If there’s a gnawing question from this night that will echo throughout the offseason, it’s what Richt will do with his quarterback position. Rosier, who completed 14 of 29 passes with two interceptions and four sacks, ran out of gas at season’s end, but so did the rest of his unit. If Richt believes that N’Kosi Perry can bring more spark to the offense, he’ll make the switch in 2018.

Neither one is up to the level of Clemson’s Kelly Bryant, who completed his first 15 passes on Saturday and left the game early with 252 passing yards, but Bryant learned behind Deshaun Watson, who’s starting in the NFL these days, and Watson learned behind Tajh Boyd, who is second all-time in ACC career passing yards behind Philip Rivers.

Again, these things don’t happen overnight. Miami fans are never going to want to hear that, not after five national titles in no time flat and about a million first-round draft picks graduated to the NFL, but it’s so, and there is no shame in acknowledging it.

“We are the first team to win the Coastal and get to the ACC Championship game,” said defensive end  Chad Thomas, who was around for the miserable 58-0 loss to Clemson that cost Al Golden his job in 2015. “So we know what it feels like to be here and it won’t be a surprise when we are back. We just have to win. We have to dominate, play like ‘The U.’ “

Playing like Clemson, a defending national champion with a taste for more, might be the better template now, for Miami and for everybody else.

 

 

 

NCAA berths weren’t so automatic during Rick Barry’s golden era at UM

If you’re a Miami basketball fan and disappointed to see the 20-9 Hurricanes rating only about a No. 7 or 8 seed in most of the Bracketology projections out there, just settle down and let it all play out.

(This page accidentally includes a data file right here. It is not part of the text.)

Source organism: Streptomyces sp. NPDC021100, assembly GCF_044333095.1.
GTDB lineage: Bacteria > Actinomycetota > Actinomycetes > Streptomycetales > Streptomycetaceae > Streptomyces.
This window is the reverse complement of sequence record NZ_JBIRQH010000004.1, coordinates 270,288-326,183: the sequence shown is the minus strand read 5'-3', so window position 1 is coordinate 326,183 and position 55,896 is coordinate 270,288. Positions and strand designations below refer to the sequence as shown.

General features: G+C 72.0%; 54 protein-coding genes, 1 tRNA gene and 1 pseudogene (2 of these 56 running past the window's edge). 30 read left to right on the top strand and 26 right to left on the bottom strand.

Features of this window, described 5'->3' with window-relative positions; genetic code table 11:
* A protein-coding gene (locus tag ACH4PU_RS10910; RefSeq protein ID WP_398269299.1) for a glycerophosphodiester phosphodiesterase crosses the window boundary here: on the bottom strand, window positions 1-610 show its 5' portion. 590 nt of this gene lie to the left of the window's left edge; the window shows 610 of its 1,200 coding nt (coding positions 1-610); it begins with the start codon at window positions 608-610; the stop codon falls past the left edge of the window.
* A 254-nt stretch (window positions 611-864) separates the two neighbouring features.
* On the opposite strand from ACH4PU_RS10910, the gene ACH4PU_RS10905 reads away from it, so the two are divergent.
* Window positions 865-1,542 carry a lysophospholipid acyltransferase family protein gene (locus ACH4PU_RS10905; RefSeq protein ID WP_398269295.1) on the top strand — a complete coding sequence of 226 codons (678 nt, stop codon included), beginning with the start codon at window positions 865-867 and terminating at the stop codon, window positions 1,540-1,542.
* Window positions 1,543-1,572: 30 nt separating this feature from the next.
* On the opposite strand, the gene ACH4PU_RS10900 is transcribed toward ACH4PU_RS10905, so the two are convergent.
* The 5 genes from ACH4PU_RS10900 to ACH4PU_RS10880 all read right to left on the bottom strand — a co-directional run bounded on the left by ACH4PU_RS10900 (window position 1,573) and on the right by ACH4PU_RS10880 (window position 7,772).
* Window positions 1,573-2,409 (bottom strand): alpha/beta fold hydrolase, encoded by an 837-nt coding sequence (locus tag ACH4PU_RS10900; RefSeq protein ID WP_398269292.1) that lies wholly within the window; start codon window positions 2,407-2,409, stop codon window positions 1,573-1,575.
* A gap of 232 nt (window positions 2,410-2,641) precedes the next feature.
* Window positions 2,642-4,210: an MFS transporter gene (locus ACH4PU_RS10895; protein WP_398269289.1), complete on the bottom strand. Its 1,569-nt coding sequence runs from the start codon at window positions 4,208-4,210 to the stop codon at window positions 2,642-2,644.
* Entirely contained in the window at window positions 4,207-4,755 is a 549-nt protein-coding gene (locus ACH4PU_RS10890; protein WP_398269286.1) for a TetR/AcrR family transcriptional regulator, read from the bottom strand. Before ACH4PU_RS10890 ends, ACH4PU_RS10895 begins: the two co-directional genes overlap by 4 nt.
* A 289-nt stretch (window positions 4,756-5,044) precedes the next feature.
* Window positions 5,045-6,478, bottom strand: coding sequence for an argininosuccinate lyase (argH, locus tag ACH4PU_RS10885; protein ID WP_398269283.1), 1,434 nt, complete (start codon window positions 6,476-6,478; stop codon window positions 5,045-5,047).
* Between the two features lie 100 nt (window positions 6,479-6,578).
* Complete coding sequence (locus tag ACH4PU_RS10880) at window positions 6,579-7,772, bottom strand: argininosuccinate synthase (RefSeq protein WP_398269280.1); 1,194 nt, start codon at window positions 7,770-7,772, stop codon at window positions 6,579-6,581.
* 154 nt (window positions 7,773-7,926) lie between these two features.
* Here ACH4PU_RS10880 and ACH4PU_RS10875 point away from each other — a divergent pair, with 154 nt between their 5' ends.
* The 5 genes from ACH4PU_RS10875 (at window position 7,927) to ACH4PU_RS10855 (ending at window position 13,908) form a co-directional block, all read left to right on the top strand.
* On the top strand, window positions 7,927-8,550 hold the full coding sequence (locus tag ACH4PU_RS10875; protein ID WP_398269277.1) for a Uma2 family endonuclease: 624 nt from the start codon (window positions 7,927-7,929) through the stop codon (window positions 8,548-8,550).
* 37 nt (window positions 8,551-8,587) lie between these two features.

There’s a game at Florida State on Saturday night and then the ACC tournament to reset the picture. Remember that Syracuse made it all the way to the Final Four last year as one of the last of eight ACC teams to get into the NCAA field, and the Orange started out with a No. 10 seed.

Jim Larranaga has built quite a reputation on a couple of Sweet 16 appearances at Miami and a shocking Final Four run with George Mason. He’ll get the benefit of every doubt from the bracket-builders based on that history, and on wins over Duke, Virginia and North Carolina this year.

Long-time Miami followers will remember when it was lot tougher than this to get a little national boost.

Rick Barry. File photo: Feb. 1964. RB

Rick Barry, February, 1964. Miami News photo.

The Hurricanes went 23-5 in the 1962-63 season and didn’t even make the NCAA tournament. There were only 25 teams in the field back then and Miami, an independent, didn’t rate one of those spots. Never mind that the Hurricanes upset Duke 71-69 at the Miami Beach Convention Center in December. It just wasn’t happening.

What Miami got instead was an invitation to the NIT, and that’s where the program got its first-ever postseason victory. Miami beat St. Francis 71-70 at Madison Square Garden in New York but lost the next night to Providence, the eventual tournament champion.

It was even tougher to take what happened in 1965. Rick Barry led the nation in scoring with an average of 37.4 points per game and the Hurricanes went 22-4 but they weren’t eligible for the NCAA tournament because of NCAA recruiting violations.

Barry scored 50 or more points six times in that senior season and also averaged 18.3 rebounds per game. That put him at the top of a sensational consensus All-America lineup that also included bill Bradley, Gail Goodrich, Cazzie Russell and a high-scoring big man from Davidson named Fred Hetzel. Barry, Bradley and Goodrich went on to be inducted in the Naismith Basketball Hall of Fame, and Hetzel was the No. 1 overall pick in the 1965 draft by the San Francisco Warriors.

As a strong competitor in the ACC, Miami won’t get overlooked like that again.

Overall, it was a long road to achieving the level of recognition that our top state schools have now in basketball, and the Hurricanes got there first.

Miami’s initial appearance in the NCAA tournament was in 1960, followed by FSU in 1968, Jacksonville in 1970, Florida in 1987, South Florida in 1990, Florida Gulf Coast in 2013 and North Florida in 2015.

 

 

Watch live: Matt Porter previews the Miami Hurricanes’ 2016 season

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Don’t miss the excitement as our Matt Porter offers a LIVE preview of Miami Hurricanes football for the 2016 season, only on the ACC’s Facebook page:

Canes Camp Day 12: Practice observations | Video (w/ commentary): LBs at work

[Photos: players, fans at CanesFest]